What are some of the most interesting or exciting projects you are working on now?

I just finished up a Behind the Song series video for Words. That was fun, because I got to re-record Words on an acoustic twelve string and set it way back in the mix, so my vocals are way out front. I feel it came out very well. It should be released here shortly, so keep an eye out. If you enjoy acoustic folk music, do yourself a favor and go listen to this acoustic version. Also, there is a full album of scratch tracks already laid down for production and release later this year that experiment with some new directions. Right now, however, I am working on plans to produce a music video for another song called “Mix Sum Luvn.” It contains a pure 80s ballad sound captured on cassette years ago, which is sure to bring back some memories for rock fans of that era. We are planning to release that later this summer leading up to the album release around August 2021.

We are very interested in diversity in the entertainment industry. Can you share three reasons with our readers about why you think it’s important to have diversity represented in film and television? How can that potentially affect our culture?

Diversity is one thing I appreciate most about growing up in South Florida. It expanded my mind to include more ideas than just what I envisioned. It taught me that other viewpoints can be just as intriguing, and sometimes, more so than my own. As for music, my music is certainly better because of it, where I can draw from so many other vibes and feels that I would not have been able to do otherwise. Having crossed the United States, I have been able to sample many different cultures, their people and their lives, as well as what makes each traditionally unique. Each tradition holds the heart and soul of its people and each experience has been beautiful to me. There is no reason for me to believe that Film and Music would be better off without diversity when it has surely played such a positive role in my life and career.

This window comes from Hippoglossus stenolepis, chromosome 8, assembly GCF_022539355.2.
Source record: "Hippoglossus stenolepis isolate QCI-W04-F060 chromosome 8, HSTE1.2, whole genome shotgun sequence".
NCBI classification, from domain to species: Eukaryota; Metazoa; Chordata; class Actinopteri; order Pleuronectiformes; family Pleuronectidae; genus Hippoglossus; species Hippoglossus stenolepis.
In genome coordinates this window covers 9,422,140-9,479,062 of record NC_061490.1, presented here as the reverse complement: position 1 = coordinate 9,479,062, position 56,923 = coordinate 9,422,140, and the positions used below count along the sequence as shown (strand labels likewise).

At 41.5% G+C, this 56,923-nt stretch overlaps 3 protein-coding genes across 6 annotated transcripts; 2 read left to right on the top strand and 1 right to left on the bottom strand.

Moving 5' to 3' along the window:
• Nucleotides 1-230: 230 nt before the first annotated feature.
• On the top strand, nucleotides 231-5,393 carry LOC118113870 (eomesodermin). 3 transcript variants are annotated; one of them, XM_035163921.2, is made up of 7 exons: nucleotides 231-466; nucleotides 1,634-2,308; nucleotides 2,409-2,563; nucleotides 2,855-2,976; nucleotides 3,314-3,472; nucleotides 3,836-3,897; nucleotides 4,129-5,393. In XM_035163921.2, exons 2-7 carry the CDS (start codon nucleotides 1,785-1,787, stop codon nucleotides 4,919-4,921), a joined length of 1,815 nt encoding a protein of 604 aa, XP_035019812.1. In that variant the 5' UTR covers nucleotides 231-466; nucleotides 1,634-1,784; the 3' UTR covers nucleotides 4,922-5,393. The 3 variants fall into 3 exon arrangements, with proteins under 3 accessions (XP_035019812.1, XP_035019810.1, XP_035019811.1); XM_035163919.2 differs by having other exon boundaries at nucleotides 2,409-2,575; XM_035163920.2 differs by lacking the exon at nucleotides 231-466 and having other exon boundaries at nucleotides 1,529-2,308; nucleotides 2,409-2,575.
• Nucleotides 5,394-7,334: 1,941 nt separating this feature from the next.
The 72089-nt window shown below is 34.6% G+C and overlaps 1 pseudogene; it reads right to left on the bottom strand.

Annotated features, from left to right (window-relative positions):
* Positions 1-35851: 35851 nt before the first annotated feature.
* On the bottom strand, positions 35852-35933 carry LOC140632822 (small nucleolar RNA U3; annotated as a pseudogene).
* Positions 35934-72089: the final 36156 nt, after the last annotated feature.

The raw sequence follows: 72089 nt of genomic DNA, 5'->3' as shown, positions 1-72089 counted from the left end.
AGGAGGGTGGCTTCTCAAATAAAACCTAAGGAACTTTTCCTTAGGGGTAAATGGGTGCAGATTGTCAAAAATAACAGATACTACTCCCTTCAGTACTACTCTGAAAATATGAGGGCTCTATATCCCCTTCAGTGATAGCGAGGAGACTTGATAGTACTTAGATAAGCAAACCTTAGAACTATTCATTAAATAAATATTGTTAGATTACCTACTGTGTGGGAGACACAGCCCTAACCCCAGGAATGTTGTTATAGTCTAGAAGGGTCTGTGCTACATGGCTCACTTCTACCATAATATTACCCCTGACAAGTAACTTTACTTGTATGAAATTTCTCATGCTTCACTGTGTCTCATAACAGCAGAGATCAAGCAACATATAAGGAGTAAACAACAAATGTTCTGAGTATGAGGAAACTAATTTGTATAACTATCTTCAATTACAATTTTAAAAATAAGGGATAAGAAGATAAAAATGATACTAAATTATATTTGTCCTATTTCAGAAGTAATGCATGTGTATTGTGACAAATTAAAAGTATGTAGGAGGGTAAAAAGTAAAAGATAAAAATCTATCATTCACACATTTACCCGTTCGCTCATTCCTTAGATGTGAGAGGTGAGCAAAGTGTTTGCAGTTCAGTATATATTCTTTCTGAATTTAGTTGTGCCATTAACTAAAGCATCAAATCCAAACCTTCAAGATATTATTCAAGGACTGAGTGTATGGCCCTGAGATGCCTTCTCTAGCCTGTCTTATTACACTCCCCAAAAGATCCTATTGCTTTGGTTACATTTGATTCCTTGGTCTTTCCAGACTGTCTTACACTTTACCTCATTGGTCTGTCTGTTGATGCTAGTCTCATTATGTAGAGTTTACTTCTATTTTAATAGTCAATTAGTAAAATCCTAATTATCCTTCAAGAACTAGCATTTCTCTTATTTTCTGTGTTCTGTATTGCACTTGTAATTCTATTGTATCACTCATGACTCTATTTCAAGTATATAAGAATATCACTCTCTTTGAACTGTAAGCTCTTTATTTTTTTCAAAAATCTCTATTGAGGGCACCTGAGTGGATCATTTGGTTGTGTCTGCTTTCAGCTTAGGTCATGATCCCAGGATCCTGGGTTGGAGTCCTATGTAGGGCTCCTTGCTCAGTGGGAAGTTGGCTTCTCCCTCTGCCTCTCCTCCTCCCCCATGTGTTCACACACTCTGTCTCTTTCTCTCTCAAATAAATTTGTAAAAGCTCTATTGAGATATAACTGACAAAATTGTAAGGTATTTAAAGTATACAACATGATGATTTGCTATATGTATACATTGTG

What are your “5 things I wish someone told me when I first started” and why. Please share a story or example for each.

You cannot be a part-time successful musician. It seems like every time I think I might get some time off; I receive another opportunity to boost my career. I find myself pursuing opportunities full time and rehearsing and producing in my spare time, which is not the way I had envisioned it in the beginning, but it surely is what it is, success.

Nothing comes free or easy. You cannot just play, and stardom magically appear. MTV made it look way too easy … just pick up a guitar, get some tattoos and grow long hair. It is not that easy at all, and it certainly does not come free. So, you really do have to love this life to live it.

How to get out of my head and into my heart. I never understood there was a difference, until one day it just all clicked. So many years wasted trying to force music to happen rather than just opening up and letting it flow out.

It can be a lonely life no matter how many fans you have. I grew up with thousands of friends through high school and found time to hang out with most of them in person. As friends became fans and my life turned artist, I found myself alone more often working on productions away from home and those I would rather be around. So, when I get to share a new production with my fans, it is an overly exciting moment for me, because I get to reconnect with all my friends.